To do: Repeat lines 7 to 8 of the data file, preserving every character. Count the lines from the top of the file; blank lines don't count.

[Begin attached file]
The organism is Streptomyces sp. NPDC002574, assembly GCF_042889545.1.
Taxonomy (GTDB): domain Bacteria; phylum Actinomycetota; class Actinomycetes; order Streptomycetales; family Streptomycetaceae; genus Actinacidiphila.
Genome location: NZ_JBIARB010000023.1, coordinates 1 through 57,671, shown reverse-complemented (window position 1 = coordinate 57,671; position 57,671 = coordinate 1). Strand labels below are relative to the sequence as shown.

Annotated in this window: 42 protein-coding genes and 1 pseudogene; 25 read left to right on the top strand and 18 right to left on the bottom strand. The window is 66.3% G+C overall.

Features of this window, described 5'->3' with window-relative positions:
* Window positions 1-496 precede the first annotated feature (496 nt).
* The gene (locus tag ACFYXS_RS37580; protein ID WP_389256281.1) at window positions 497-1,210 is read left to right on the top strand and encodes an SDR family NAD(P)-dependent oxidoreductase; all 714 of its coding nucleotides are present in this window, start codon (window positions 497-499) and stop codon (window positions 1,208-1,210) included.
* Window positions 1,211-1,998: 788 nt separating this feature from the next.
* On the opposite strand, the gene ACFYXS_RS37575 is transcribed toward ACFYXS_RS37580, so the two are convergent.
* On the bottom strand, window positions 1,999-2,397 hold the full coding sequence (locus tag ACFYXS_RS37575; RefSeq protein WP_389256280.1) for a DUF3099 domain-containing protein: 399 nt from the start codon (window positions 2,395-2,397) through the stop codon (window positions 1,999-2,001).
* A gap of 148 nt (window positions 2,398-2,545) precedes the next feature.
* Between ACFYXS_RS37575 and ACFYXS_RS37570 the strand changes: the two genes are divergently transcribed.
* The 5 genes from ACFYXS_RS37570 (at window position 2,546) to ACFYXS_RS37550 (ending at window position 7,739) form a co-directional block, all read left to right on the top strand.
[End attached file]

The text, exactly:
* The gene (locus tag ACFYXS_RS37580; protein ID WP_389256281.1) at window positions 497-1,210 is read left to right on the top strand and encodes an SDR family NAD(P)-dependent oxidoreductase; all 714 of its coding nucleotides are present in this window, start codon (window positions 497-499) and stop codon (window positions 1,208-1,210) included.
* Window positions 1,211-1,998: 788 nt separating this feature from the next.